The Obtryx was approved through the 510(k) process, meaning that the FDA found it to be “substantially equivalent” to a product already legally marketed. According to BSC, the Obtryx’s approval by the FDA is relevant to show both that the product is reasonably safe for its intended use and that BSC acted reasonably in deciding to market the Obtryx. The district court excluded BSC’s proffered evidence regarding the FDA’s 510(k) approval process pursuant to Federal Rule of Evidence 403, which provides that courts “may exclude relevant evidence if its probative value is substantially outweighed by a danger of one or more of the following: unfair prejudice, confusing the issues, misleading the jury, undue delay, wasting time, or needlessly presenting cumulative evidence.” The district court concluded that the 510(k) evidence was at best of questionable relevance, and that it was “inadmissible because of its potential to confuse the issues and mislead the jury” even if marginally relevant. J.A. 800–01.
Our circuit precedent governs this issue. Two prior Fourth Circuit decisions support the exclusion of 510(k) evidence. In Cisson v. C.R. Bard, Inc., 810 F.3d 913 (4th Cir. 2016), this court affirmed the exclusion of 510(k) evidence in a products liability case involving another manufacturer’s transvaginal mesh device. As here, the manufacturer sought to introduce evidence of regulatory compliance to show that its conduct was reasonable, a point that it argued was relevant both to the design-defect claim and to the question of punitive damages. We noted in response that “the probative value of [regulatory compliance] evidence must depend on the extent to which the regulatory framework safeguards consumer safety.” Id. at 920. Yet the 510(k) process, although “certainly not a rubber stamp program for device approval,  does operate to
exempt devices from rigorous safety review procedures.” Id. Thus, “[w]hile 510(k) clearance might . . . say something about the safety of the cleared product, it does not say very much that is specific.” Id. at 922.
We reaffirmed this conclusion in Huskey v. Ethicon, Inc., 848 F.3d 151 (4th Cir. 2017), another products liability case involving a transvaginal mesh device. The manufacturer in Huskey attempted to distinguish Cisson based on the specifics of each product’s regulatory compliance processes, but we rejected this argument, reasoning that focusing on these details “would only amplify the risk” of “confusion and wasted time.” Id. at 160–61.
Like the manufacturer in Huskey, BSC has tried, and failed, to avoid Cisson. BSC faults both Cisson and Huskey for failing to address the distinction between 510(k) clearance based on a predicate device that was grandfathered in when the process was created and clearance based on a predicate device that itself received a thorough safety evaluation. But this argument, in fact, closely mirrors the argument we rejected in Huskey. Admitting the evidence on these grounds would invite a battle of the experts regarding the exact meaning of 510(k) approval in these circumstances, and would risk the same jury confusion we feared in Cisson.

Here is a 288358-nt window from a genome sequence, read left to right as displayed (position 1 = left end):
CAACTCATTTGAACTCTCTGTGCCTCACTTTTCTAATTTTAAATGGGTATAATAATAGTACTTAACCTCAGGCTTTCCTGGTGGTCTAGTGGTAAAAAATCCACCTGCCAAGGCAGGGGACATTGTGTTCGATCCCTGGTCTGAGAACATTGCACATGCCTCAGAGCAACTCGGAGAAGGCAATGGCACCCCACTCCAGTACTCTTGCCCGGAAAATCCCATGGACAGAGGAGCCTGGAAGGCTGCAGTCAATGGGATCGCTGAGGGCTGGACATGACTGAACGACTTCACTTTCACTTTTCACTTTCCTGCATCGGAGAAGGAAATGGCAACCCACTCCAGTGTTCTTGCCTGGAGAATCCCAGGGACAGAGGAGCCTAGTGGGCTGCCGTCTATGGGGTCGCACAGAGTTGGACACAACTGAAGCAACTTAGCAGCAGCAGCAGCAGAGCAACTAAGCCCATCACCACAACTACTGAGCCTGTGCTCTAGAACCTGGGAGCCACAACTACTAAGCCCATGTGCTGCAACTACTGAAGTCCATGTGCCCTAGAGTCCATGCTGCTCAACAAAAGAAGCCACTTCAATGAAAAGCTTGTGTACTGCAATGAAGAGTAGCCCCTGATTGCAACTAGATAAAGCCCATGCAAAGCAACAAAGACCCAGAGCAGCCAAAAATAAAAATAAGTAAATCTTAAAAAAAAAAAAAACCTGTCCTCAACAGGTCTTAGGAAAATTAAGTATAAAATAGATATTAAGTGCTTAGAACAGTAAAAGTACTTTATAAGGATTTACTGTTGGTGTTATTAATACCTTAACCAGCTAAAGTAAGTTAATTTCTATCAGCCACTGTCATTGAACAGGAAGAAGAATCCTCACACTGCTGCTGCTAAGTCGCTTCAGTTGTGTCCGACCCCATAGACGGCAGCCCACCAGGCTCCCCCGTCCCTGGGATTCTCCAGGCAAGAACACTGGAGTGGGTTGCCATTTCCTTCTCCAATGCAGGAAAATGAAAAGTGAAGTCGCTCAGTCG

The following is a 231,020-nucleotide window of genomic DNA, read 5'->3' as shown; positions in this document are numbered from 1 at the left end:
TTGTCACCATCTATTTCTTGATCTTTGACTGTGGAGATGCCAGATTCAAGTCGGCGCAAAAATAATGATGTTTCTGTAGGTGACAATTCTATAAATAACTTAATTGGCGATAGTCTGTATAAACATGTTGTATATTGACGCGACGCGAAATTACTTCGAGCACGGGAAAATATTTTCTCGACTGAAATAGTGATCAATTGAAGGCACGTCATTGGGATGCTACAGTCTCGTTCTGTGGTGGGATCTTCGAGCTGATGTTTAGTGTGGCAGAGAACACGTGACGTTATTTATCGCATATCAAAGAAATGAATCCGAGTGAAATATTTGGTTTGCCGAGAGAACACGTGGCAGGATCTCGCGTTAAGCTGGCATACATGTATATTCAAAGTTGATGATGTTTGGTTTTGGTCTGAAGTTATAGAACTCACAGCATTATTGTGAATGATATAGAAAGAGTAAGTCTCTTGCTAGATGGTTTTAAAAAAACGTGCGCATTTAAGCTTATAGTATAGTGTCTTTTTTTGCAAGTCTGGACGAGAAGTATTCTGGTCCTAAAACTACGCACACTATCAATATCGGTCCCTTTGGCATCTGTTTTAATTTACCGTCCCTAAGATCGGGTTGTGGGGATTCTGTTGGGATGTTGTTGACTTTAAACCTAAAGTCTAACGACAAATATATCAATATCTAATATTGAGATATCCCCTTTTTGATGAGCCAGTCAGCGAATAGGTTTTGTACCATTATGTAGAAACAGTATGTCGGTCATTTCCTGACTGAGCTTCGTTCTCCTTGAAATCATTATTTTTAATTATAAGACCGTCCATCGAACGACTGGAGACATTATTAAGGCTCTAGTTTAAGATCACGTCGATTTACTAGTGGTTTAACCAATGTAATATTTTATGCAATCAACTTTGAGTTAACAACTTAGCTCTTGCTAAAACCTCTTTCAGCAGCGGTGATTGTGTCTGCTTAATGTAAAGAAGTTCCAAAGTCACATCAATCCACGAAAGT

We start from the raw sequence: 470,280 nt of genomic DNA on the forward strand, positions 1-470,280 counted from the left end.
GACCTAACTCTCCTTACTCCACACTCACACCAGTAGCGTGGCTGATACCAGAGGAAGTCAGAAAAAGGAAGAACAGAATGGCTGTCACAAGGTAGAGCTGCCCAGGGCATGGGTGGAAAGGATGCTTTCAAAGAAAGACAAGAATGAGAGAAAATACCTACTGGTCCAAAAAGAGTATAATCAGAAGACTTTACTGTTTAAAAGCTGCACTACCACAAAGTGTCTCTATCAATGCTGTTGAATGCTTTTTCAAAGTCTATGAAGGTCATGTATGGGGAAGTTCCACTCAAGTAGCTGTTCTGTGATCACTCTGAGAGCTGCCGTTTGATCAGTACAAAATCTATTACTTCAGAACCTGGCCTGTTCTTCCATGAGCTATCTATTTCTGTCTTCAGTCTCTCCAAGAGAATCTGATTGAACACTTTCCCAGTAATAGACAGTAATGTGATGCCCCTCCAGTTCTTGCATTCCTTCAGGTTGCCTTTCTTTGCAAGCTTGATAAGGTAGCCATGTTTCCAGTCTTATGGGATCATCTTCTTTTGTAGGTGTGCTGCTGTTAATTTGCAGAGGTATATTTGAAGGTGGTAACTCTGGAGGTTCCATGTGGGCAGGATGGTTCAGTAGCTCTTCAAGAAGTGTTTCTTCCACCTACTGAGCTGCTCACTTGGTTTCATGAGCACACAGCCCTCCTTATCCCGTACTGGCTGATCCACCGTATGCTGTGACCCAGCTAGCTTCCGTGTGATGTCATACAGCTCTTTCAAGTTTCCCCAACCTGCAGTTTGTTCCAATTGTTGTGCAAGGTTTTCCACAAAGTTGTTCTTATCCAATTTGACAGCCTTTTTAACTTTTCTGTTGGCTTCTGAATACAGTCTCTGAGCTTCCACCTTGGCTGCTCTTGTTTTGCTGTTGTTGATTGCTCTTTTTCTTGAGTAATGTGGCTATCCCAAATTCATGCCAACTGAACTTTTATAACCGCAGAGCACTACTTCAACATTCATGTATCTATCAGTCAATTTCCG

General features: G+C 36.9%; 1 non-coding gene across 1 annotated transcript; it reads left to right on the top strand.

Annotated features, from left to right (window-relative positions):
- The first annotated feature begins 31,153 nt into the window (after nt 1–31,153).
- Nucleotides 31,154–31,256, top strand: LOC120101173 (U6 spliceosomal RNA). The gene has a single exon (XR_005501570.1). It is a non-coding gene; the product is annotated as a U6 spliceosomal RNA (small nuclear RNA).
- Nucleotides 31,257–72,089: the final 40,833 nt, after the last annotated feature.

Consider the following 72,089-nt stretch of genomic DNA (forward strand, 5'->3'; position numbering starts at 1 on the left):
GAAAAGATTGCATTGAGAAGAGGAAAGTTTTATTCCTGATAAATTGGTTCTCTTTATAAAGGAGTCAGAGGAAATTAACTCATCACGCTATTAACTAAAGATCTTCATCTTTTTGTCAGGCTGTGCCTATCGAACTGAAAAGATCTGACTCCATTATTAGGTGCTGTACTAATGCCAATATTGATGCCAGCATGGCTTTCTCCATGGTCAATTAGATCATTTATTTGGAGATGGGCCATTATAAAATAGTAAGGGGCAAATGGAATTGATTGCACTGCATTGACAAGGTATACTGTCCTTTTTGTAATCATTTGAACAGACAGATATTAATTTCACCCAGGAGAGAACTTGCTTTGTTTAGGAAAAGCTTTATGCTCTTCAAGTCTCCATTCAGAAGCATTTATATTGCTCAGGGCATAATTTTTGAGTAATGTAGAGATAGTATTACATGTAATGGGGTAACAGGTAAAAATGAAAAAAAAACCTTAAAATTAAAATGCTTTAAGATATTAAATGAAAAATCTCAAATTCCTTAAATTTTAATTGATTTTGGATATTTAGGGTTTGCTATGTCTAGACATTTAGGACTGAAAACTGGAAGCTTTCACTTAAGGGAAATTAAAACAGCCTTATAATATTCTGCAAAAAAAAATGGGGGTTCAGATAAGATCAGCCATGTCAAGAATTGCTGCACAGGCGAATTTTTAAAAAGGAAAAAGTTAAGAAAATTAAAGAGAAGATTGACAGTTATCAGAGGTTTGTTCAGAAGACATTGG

In the face of this binding precedent, our decision is clear: the district court was within its discretion to exclude evidence of the Obtryx’s 510(k) FDA approval.
Next, BSC objects to the admission of the MSDS Caution evidence. That Caution, included on the Material Safety Data Sheet for the Marlex polypropylene that the Obtryx
was made from, stated that Marlex should not be used “in medical applications involving permanent implantation in the human body.” J.A. 4355. BSC argues that the Caution was inadmissible hearsay.
But the MSDS Caution was not hearsay evidence, because it was not admitted for its truth. Under Federal Rule of Evidence 801, an out-of-court statement can constitute hearsay only if “a party offers [it] in evidence to prove the truth of the matter asserted.” Here, the MSDS Caution was offered not to establish that the Caution was accurate, but instead to demonstrate that BSC had “notification . . . of the manufacturer’s concerns about the safety of its product for permanent implantation” and to address BSC’s “knowledge of potential safety concerns in its final product.” J.A. 660–61. One need not assume that the Caution is true to find it relevant to BSC’s state of mind at various times.
This conclusion is bolstered by our decision in Cisson, in which the plaintiffs similarly sought to introduce evidence of the manufacturer’s MSDS Caution. As in this case, the Caution was introduced in Cisson to suggest that “the company should have further investigated the safety” of its medical device “rather than marketing the product immediately.” Cisson, 810 F.3d at 926. A cloud, for example, may not bring rain, but it may certainly suggest the possibility of rain and the need to check the forecast. We approved that rationale for use of the MSDS evidence in Cisson, and we approve it here.
BSC argues that Cisson is distinguishable from this case because, in addition to using the MSDS evidence as the Cisson plaintiffs did, the plaintiffs here used the MSDS evidence inappropriately to support their warnings claims. Specifically, BSC notes that